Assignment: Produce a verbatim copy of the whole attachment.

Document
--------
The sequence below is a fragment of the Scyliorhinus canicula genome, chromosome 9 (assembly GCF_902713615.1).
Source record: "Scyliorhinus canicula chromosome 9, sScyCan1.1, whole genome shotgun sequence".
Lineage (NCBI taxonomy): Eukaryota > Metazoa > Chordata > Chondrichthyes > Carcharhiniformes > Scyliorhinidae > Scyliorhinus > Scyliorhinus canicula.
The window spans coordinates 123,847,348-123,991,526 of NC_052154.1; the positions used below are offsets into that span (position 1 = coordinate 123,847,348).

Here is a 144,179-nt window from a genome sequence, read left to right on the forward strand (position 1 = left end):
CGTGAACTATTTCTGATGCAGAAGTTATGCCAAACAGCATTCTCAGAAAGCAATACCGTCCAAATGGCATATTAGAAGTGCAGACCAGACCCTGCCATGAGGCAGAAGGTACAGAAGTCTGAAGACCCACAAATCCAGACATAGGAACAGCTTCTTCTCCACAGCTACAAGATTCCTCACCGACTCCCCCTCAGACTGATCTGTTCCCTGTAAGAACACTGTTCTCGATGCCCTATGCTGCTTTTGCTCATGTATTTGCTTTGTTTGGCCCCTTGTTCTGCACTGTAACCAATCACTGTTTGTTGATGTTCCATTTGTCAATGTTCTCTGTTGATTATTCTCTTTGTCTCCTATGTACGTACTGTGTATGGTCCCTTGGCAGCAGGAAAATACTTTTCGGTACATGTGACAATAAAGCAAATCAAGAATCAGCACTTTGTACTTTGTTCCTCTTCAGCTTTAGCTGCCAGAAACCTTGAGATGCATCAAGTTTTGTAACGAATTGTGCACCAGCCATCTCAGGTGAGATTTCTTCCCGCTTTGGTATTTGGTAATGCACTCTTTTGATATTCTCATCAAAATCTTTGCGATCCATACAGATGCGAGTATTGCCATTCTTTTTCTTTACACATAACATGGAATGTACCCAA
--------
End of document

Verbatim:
The sequence below is a fragment of the Scyliorhinus canicula genome, chromosome 9 (assembly GCF_902713615.1).
Source record: "Scyliorhinus canicula chromosome 9, sScyCan1.1, whole genome shotgun sequence".
Lineage (NCBI taxonomy): Eukaryota > Metazoa > Chordata > Chondrichthyes > Carcharhiniformes > Scyliorhinidae > Scyliorhinus > Scyliorhinus canicula.
The window spans coordinates 123,847,348-123,991,526 of NC_052154.1; the positions used below are offsets into that span (position 1 = coordinate 123,847,348).

Here is a 144,179-nt window from a genome sequence, read left to right on the forward strand (position 1 = left end):
CGTGAACTATTTCTGATGCAGAAGTTATGCCAAACAGCATTCTCAGAAAGCAATACCGTCCAAATGGCATATTAGAAGTGCAGACCAGACCCTGCCATGAGGCAGAAGGTACAGAAGTCTGAAGACCCACAAATCCAGACATAGGAACAGCTTCTTCTCCACAGCTACAAGATTCCTCACCGACTCCCCCTCAGACTGATCTGTTCCCTGTAAGAACACTGTTCTCGATGCCCTATGCTGCTTTTGCTCATGTATTTGCTTTGTTTGGCCCCTTGTTCTGCACTGTAACCAATCACTGTTTGTTGATGTTCCATTTGTCAATGTTCTCTGTTGATTATTCTCTTTGTCTCCTATGTACGTACTGTGTATGGTCCCTTGGCAGCAGGAAAATACTTTTCGGTACATGTGACAATAAAGCAAATCAAGAATCAGCACTTTGTACTTTGTTCCTCTTCAGCTTTAGCTGCCAGAAACCTTGAGATGCATCAAGTTTTGTAACGAATTGTGCACCAGCCATCTCAGGTGAGATTTCTTCCCGCTTTGGTATTTGGTAATGCACTCTTTTGATATTCTCATCAAAATCTTTGCGATCCATACAGATGCGAGTATTGCCATTCTTTTTCTTTACACATAACATGGAATGTACCCAA